ltxll ill RAZORLIGHT

Barrowland, Glasgow, Thu 7 Oct

v; - One Johnny doesn’t a band make

There’s nothing like a cocky, shamelessly self-promoting frontman, the type that gives good quote and gets our knickers in a twist with every egotistical statement. Razorlight’s lanky haired frontman Johnny Borrell is the most recent prime example of this, rabbitting on for hours about his artistic vision and his ‘better than Dylan’ debut LP Up All Night, allegedly even forbidding any other member of the foursome to speak in interviews with him. So we set out to do the unthinkable and let one of the others have their say about life in what is often portrayed as a one man effort. Step forward bassist Carl Dalemo. The floor is all yours . . . Clearly unused to taking centre stage, however, Dalemo doesn’t get off to a good start during our chat. London racket blaring in the background, his answers are short and his voice barely audible at times, but ask him about the songwriting process and he perks up, clearly keen to set the record straight. ‘Well, usually Johnny writes them on acoustic guitar, then we arrange it together to make it into a Razorlight song. It’s not a rule that he has to write all of them though, it’s just that he is currently the most prolific writer in the band, but who knows, maybe I will be soon. It’s quite annoying when an article just has pictures of Johnny, because the band is not just him even if he’s the singer and writes the songs,’ he adds. ‘The three of us spend all of our time doing this as well so we want

some appreciation for that.’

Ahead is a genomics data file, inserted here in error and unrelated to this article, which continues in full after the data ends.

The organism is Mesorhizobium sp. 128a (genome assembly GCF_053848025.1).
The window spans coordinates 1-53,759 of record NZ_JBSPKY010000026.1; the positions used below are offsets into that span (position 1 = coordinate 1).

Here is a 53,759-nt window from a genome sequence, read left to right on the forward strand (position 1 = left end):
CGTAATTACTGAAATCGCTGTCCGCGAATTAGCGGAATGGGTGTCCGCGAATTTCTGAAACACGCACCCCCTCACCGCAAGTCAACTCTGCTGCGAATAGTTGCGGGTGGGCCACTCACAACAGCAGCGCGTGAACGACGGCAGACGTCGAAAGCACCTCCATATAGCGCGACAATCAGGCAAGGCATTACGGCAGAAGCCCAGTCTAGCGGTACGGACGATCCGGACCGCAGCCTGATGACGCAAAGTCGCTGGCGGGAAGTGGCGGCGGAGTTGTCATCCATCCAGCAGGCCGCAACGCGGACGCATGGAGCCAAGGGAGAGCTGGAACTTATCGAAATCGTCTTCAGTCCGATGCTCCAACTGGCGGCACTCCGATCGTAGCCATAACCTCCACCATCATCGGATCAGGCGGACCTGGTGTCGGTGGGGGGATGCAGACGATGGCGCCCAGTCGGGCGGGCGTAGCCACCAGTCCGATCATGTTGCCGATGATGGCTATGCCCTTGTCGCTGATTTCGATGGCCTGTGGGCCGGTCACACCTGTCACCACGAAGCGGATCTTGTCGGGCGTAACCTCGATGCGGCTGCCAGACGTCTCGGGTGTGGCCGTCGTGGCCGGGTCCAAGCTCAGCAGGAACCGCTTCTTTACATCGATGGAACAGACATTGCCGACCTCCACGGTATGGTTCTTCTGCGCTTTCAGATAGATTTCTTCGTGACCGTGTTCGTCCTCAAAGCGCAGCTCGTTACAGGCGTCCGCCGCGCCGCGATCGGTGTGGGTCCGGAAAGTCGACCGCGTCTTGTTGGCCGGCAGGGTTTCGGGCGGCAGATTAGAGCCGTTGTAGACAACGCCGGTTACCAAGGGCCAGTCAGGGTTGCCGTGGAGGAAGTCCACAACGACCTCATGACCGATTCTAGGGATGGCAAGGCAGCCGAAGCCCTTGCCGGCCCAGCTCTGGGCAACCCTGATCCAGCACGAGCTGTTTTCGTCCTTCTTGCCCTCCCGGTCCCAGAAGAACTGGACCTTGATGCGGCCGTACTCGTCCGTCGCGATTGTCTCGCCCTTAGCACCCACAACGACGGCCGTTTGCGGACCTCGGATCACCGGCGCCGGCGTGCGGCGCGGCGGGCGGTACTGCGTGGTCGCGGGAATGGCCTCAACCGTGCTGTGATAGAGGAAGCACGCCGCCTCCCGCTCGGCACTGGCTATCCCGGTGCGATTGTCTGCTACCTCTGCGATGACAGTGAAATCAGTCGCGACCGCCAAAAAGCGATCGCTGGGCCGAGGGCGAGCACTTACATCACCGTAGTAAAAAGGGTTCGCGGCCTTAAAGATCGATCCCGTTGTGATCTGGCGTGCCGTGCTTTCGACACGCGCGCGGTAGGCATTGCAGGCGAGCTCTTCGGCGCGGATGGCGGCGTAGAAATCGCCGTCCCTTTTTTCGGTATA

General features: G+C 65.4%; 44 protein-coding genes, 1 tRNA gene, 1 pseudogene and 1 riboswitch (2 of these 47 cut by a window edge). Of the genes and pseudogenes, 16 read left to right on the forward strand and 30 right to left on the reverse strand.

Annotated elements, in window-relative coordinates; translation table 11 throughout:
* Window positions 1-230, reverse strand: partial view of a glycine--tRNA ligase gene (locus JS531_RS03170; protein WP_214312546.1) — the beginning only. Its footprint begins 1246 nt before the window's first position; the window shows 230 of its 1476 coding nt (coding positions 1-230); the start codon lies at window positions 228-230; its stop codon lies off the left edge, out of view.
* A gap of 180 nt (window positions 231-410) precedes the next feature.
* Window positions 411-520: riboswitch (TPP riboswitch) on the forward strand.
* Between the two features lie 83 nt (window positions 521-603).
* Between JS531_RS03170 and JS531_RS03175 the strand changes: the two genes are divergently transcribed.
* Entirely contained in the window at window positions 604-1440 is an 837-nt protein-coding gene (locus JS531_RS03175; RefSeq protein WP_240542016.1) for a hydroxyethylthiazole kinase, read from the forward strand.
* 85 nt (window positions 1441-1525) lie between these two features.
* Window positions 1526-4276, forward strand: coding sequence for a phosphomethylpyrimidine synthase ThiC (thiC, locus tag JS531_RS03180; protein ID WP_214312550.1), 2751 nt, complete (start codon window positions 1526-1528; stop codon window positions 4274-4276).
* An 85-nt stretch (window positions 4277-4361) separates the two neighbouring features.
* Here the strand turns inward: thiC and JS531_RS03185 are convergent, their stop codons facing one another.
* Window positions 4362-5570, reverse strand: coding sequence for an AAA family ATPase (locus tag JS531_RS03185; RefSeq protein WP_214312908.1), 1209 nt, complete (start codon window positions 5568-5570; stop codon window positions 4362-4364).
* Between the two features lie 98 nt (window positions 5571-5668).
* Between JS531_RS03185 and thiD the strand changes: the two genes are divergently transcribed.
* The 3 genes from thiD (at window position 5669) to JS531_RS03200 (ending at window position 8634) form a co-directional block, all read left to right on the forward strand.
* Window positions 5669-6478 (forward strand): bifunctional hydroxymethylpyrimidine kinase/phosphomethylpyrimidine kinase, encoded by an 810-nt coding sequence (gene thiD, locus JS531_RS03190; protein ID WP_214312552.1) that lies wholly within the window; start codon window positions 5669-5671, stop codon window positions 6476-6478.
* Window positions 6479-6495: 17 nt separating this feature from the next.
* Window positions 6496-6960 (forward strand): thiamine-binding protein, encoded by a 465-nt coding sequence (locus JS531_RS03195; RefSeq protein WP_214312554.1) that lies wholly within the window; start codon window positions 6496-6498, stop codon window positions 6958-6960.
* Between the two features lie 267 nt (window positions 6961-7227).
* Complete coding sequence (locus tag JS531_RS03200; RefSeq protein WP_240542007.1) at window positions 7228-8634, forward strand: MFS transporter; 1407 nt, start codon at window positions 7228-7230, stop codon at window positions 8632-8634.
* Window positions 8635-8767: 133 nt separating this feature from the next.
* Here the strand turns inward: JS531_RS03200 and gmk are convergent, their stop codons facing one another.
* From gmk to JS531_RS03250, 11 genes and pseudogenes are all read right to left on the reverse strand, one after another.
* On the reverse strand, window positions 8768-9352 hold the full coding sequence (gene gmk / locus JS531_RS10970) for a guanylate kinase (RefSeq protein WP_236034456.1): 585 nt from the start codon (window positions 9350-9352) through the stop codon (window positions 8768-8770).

From this moment on Dalemo is away, explaining how busy Razorlight have been since hit single ‘Golden Touch’ propelled them into the mainstream, and excitedly revealing their plans to release a brand new single before the end of the year, not to mention their forthcoming biggest headlining tour to date. ‘The shows will be amazing and, although we don’t have any time off at all, it feels great to be in this band at the moment. I wouldn’t change it for anything.’ Bravo to the bassist, the Guigsys of this

world salute you. (Camilla Pia)



Henry‘s Jazz Cellar, Edinburgh, Wed 29 Sep

Where there’s a Wilner

Australian gurtarist Blake Wilner makes his Scottish debut in this gig. part of a Iengtht UK tour for the London-based quartet. He arrived in London in 1999 from his native Perth in Western Australia Via a stint in New YOrk. 'BaSically I came here because

I was limited in the time I could

50 THE LIST £3 Sep—T Oct 200-1

spend in New York because of the green card thing. and having an Aussie passport meant I could stay here and work. I then met my future wife. so that has kind of stranded me! I do love it here. though. and I couldn't see me Ieavrng.‘

Wilner's highly regarded quartet features Simon Allen (saxes). Oli Hayhurst (bass) and Chris Hutchings Idrumsl. He recorded his current CD. The Reprieve, wrth two of those players and another drummer.